Aug 28th, 2022, 08:00 AM

Does AUP Privilege the Most Privileged?

By Jacob Shropshire
How AUP's culture prioritizes privileged students the most

As a private university located in one of the world’s most expensive cities, an education at AUP can already be exclusive. When you factor in a status-obsessed student body and an unhelpful administration, living up to the expectations of an education at AUP can be an economic burden for some students.

Randy Vener, Deputy Director of Admissions and Financial Aid, said that their recent statistics for the 2020-2021 school year indicate that 4.8 million Euros in financial aid was awarded to students. Just over 51% of students receive some form of financial aid or scholarship money, but AUP rarely funds full rides to the university.

Less than 20 students have more than 50% of their tuition covered. Vener said that financial need is a major factor in financial aid and scholarship awards, but academic merits and "global explorer" status are also considered. What global explorer status and other AUP specific admissions standards mentioned by Vener meant were vague.

"We have a certain way of identifying that, and it's somewhat quantitative, somewhat qualitative," said Vener, "It's a little bit of secret stuff that we do behind the scenes, I think it works very well."

But regardless of the amount financial aid that is handed out, students don't feel like financial equity is a priority.

According to Emma Kelly, a sophomore at AUP, many students at AUP who receive need-based financial aid don't receive it from AUP. "A friend of mine, he gets a massive amount of financial aid, but it's because of the... system that he was with beforehand [growing] up," said Kelly. She also said that he receives a scholarship worth €1,000 per semester, "Which if you think about it in the grand scheme of things, that's not going to do jack shit."

 

The university - which unlike most universities in Europe that offer free tuition to EU students - has a tuition of around €32,000 a year for the 2021-2022 academic year. Tuition does not include housing costs, which adds up in the city of lights. Paris was named the world’s most expensive city in 2020, and AUP’s culture evidently embraces this title. 

Kelly said that during the Fall 2020 semester, she lived in an AUP-sponsored housing arrangement that was only a ten minute walk from both the Grenelle building and from the Combes building. But she said that the housing site didn’t provide any ways for students to cook food for themselves. “We had to buy all of our meals. That's money that's coming out of your own pocket that's not going towards AUP, which is, in my opinion, ridiculous.”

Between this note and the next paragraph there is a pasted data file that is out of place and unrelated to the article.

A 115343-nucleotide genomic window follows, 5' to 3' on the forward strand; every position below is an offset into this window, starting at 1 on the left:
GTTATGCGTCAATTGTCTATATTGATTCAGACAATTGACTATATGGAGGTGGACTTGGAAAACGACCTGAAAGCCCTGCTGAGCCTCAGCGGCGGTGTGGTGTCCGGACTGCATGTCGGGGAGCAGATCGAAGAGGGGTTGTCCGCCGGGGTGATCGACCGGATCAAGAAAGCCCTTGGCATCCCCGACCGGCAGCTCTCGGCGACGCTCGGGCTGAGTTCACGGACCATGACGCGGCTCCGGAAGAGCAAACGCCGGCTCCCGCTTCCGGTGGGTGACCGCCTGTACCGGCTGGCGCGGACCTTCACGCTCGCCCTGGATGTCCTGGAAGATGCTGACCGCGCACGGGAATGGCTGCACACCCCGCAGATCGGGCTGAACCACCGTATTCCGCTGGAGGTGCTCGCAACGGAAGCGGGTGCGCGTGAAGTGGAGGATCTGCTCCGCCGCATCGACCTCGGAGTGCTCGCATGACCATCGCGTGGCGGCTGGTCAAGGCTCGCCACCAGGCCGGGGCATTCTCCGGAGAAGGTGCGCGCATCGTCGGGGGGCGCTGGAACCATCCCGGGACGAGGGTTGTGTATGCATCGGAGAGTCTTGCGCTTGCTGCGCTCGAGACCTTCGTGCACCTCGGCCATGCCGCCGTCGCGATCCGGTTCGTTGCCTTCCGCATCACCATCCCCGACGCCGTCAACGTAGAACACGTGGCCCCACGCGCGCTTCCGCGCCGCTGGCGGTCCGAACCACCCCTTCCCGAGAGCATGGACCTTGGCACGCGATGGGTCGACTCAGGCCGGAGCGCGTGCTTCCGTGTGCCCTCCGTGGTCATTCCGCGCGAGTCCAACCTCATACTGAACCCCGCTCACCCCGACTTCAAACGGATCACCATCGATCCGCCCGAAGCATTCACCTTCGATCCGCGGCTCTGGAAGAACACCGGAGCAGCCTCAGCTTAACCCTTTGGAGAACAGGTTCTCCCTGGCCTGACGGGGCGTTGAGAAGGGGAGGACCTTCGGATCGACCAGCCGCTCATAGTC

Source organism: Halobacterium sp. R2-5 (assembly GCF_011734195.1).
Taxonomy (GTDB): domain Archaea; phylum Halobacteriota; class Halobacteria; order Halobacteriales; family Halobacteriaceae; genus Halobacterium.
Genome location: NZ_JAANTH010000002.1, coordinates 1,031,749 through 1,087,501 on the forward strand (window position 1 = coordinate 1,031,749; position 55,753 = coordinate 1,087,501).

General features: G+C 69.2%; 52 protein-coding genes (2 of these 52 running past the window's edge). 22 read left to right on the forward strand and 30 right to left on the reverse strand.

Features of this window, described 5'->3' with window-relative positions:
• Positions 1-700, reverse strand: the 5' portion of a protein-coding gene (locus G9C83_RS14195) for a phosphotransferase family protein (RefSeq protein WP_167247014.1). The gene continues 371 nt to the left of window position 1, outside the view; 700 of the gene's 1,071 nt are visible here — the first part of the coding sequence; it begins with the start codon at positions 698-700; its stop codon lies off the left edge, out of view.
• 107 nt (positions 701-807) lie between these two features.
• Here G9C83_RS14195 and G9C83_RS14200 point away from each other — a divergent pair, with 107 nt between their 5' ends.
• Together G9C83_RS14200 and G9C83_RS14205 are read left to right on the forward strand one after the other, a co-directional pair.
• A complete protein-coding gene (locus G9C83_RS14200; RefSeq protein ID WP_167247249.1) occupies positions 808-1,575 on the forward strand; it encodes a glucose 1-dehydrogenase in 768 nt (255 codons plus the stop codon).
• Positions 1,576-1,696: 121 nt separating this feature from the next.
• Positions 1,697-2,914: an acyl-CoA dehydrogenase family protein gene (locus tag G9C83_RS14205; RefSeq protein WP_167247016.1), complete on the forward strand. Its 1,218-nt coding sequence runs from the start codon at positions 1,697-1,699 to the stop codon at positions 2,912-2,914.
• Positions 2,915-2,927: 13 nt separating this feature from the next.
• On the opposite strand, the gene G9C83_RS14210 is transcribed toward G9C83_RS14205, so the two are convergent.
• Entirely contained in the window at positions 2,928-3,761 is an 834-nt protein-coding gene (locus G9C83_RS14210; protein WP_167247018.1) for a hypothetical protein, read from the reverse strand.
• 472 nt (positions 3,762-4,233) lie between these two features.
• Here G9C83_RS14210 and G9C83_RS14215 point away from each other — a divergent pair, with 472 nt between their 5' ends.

Students have also expressed dissatisfaction with a lack of AUP-sponsored housing options that meet their budget. Specifically for incoming students, there is no exception for those who need cheaper housing options than what the university offers.

The AUP Residential Life Office did not respond to a request for comment.

When asked about whether or not the high cost of living affected the economic makeup of students who apply to AUP, Vener said, "Well, yes. I'm not going to dance around that. I would love it to be different."

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AUP admissions boasts their financial aid and scholarship opportunities as a substantial way to combat the high price tag. Amid desire for increased aid, some of the 50 percent of students who receive financial aid from the school rarely discuss it. According to AUP senior Sarah Salama, students keep quiet about their scholarship money for fear of judgement. 

“People really care about their image at this school,” said Salama. “Especially Europeans, because in America, for us loans are normal, but in Europe it's kind of looked down upon.”

Masking university financial assistance for their education is not the only way students attempt to promote their wealth. Many students wear designer clothes and accessories priced at thousands of dollars a piece. The Goyard bag has become a status symbol and form of social currency on campus, far surpassing the expected scholarship brags that most other college students strive towards. 

Salama also said that students with money may not take their studies as seriously as others. 

“Some people went to boarding schools their whole life that were more expensive than AUP, for them it's not a big deal in the same way it is for people at public school.” Salama said. 

Students discussed blatant examples of professors and administration exercising leniency towards privileged students that differed from others. Legitimate requests for assistance or resources from the school are often ignored, while presumably wealthier students are afforded academic privileges with no expressed reason. 

One AUP student who wished to remain anonymous said, “I was raped outside of AUP [and] I went to the school guidance counselor and had to talk about it to try and find some resources. I asked if I potentially needed to go home, to take care of myself and my mental health if I could do classes online.”

The student said that she was told for policy reasons that she wouldn’t be allowed to attend classes online.  “But I know… that someone else who has money, who was wealthy, very wealthy, was able to do classes online because they wanted to,” she said. She said the other student was able to return to their home and participate in leisure activities during this time. 

Even amidst calls for equity, a campus culture that privileges the wealthy stands in the way of actionable administrative changes. 

“Rich kids are held to a different standard, and the administration just ignores it because they need their parents to make donations," Salama said.  

This article was co-written by Claire Moberg, a visiting student from George Washington University.